Mauro Arrighi: I think that everybody in Japan (not only artists) are using to some extent their creative power to escape from the “real world”. To put it in other words: my idea is that making artworks, drawing manga, creating applications for pc/smartphone is a way to create new reality, or conversely it is a system to go to a “different” reality (psychologically more safe). And nowadays professionals and non-professionals are involved in the “creation of reality” and in the process of “escaping from reality”.
Kodama Kanazawa: Yeah, I agree with you to some extent. However, this situation is not only in Japan, isn’t it? What do you think?
Mauro Arrighi: I think that the basic issue has to do with the relationship between the so-called “real world” and the “fantasy-world”. I think that, within the western culture, the distinction between fantasy and reality is perceived as clear-cut. Usually “we” (Europeans and Americans) believe that childhood is a period devoted to fantasy, while when we enter adulthood: we should not play. Fantasy, imagination is “used” in art, but then western art is very often quite aggressive both in content and technique; with a strong flavor, so to say, filled with political and social issues, struggles… An art as act against the system. Do you think that nowadays in Japan we are facing a massive phenomenon of “identity displacements” (loss of identity, fictitious identities, creation of aliases, schizophrenia) through imaginative power?
Kodama Kanazawa: Do you mean that using avatars as well? Except a few particular cases, almost all people distinguish the virtual imaginary world and real world clearly. Therefore, we are not facing such a phenomenon of “identity displacements”. However, those people who call themselves “Otaku” tend to prefer to talk about “identity displacements”. They also carry out ordinary lives without problems, so, it can be said that they just enjoy traveling back and forth between the imaginary and real worlds.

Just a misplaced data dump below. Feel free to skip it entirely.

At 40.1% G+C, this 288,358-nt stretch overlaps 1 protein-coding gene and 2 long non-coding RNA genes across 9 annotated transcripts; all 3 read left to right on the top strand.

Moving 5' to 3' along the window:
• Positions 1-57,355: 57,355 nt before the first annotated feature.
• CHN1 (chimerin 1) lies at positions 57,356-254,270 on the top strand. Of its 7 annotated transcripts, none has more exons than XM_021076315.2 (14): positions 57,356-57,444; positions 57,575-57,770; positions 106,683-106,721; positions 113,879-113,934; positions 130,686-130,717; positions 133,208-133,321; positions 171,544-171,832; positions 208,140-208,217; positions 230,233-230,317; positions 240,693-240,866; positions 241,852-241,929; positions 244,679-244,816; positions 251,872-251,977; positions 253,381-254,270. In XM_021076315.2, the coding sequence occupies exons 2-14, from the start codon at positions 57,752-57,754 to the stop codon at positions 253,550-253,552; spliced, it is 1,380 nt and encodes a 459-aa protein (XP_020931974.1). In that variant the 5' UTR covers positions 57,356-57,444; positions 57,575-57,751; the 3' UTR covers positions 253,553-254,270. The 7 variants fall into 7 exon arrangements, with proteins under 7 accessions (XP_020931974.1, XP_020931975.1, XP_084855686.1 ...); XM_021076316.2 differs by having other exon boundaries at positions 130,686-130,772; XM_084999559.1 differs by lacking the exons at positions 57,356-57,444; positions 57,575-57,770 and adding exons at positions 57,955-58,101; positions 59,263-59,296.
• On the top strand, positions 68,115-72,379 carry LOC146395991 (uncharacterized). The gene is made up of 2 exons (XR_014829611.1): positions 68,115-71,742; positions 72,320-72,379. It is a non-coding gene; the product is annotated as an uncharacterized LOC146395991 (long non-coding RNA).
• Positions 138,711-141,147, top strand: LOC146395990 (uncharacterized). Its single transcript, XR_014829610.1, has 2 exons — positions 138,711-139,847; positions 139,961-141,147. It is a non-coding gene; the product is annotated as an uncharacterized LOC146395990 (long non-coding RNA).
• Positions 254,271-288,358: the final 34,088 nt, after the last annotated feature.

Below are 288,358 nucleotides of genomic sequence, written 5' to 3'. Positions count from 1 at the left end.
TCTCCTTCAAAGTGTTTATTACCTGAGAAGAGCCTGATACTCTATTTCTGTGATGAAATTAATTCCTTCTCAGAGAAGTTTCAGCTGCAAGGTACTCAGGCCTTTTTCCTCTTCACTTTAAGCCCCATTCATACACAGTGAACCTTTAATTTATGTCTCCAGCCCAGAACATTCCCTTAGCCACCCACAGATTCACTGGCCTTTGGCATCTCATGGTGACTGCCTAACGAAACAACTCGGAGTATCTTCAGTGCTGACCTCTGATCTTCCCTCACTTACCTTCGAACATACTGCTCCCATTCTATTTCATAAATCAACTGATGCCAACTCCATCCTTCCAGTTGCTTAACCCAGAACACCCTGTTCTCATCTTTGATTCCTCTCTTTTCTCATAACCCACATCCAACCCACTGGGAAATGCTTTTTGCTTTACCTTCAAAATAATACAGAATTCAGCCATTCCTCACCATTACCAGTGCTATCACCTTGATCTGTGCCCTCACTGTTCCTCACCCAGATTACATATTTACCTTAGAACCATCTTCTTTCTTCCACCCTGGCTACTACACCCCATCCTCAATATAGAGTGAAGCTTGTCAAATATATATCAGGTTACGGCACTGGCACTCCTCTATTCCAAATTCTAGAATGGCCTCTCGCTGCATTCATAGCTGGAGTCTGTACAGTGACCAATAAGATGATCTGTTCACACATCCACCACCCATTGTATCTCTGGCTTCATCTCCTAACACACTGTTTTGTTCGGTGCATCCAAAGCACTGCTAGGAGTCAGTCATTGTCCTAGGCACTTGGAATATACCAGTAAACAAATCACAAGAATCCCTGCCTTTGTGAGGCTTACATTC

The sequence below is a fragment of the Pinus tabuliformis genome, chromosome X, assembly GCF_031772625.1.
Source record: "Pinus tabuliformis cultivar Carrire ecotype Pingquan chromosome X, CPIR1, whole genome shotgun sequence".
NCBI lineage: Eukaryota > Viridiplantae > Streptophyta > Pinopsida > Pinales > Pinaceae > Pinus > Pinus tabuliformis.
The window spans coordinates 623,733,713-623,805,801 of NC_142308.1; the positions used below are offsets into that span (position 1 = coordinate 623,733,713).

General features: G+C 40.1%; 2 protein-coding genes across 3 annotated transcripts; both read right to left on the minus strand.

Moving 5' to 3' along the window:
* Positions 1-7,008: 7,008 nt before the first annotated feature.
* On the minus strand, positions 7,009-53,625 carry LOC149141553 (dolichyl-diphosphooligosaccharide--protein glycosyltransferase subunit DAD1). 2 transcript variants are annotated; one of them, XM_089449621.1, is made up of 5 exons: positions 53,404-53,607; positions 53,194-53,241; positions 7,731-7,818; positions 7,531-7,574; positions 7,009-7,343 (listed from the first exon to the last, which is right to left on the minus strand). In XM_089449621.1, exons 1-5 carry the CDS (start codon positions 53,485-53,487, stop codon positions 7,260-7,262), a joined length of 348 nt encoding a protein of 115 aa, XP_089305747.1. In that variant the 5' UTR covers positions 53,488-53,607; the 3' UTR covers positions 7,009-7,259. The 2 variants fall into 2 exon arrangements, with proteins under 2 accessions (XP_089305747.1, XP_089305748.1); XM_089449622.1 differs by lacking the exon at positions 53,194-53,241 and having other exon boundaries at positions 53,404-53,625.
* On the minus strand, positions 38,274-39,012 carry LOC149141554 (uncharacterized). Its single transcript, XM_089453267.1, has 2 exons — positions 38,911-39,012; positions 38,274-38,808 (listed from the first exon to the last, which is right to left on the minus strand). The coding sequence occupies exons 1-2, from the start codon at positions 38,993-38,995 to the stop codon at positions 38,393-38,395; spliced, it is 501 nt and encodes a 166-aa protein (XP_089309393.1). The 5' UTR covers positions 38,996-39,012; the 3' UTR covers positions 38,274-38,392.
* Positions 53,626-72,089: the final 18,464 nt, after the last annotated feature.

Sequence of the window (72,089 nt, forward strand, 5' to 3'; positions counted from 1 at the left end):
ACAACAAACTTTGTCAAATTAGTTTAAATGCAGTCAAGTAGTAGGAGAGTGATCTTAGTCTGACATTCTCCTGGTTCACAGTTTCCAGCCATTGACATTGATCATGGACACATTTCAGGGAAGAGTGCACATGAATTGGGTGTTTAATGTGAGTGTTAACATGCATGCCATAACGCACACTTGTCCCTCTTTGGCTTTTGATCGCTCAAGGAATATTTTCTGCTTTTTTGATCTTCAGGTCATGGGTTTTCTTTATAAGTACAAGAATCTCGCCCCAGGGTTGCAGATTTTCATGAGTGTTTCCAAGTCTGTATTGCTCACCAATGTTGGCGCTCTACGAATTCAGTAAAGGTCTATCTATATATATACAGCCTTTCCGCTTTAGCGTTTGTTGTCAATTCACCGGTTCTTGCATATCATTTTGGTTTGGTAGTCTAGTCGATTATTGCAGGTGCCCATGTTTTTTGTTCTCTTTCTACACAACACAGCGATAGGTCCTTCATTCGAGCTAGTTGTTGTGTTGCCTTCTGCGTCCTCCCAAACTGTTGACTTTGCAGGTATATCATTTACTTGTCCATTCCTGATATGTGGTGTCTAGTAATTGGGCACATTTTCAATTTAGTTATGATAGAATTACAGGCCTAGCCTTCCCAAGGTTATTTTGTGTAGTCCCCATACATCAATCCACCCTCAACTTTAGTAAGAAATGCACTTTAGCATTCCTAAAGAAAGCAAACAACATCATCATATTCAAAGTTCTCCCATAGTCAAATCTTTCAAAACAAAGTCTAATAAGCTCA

Mauro Arrighi: It can be a tool to relieve the pressure coming from the contemporary cityscape?
Kodama Kanazawa: For example, female “Otaku” enjoy pairing about every kind of things, like pairing of two male characters in a videogame, a key and a keyhole, or Italy and France… I might say that this is an imaginary activity done for pleasure. We could see it as being thought to work as a tool for stress avoidance. However, the stress comes from feudalism, rather than from the contemporary city life.
Mauro Arrighi:You are talking about the female “Otaku” and the “pairing issue”: could you tell me more about this? And you mentioned that “the stress comes from feudalism, rather than the contemporary city life”, could you tell me more about this point?
Kodama Kanazawa: Have you ever heard the word “slash”? People who come to comic/anime convention (Otaku) often make/buy/read fanzines “slash”, depicting love stories of same-sex. This phenomenon is occurring not only in Japan. However, it is a very peculiar and strong trait of popular culture in Japan. It is now showing its true extension; people even draw sexual relationship between real things such as a key and a key hole, or conceptual things such as countries, or everything. There are some theories, which try to explain this phenomenon on a psychological basis, nonetheless… I think this is the strongest: people want to enjoy imaginary freedom of love in this strict country, Japan. You will see an example of this in Hetalia, a country slash, for your interest. The act of “traveling back and forth between the imaginary and real world” functions as a stress-avoidance tool; escaping from the real world to some extent.
Mauro Arrighi: Talking about the relationship between otherworldly forces, high-tech and contemporary Japanese art (an issue that I explored in my book Japanese Spell in Electronic Art and in the essays previously published in Digicult): I ask Kanazawa about her opinion regarding the way new-media Japanese artists are operating.
Kodama Kanazawa: Sometimes, I feel that kind of desire, coming from some media-art works. But we should remember that most of artists can use everything in order to get their inspirations. They actually can get ideas from nature, human beings behaviors, and products.
 Kathy Halbreich “Against Nature: Japanese Art in the Eighties”, Massachusetts Institute Technology, June 1989. Page 44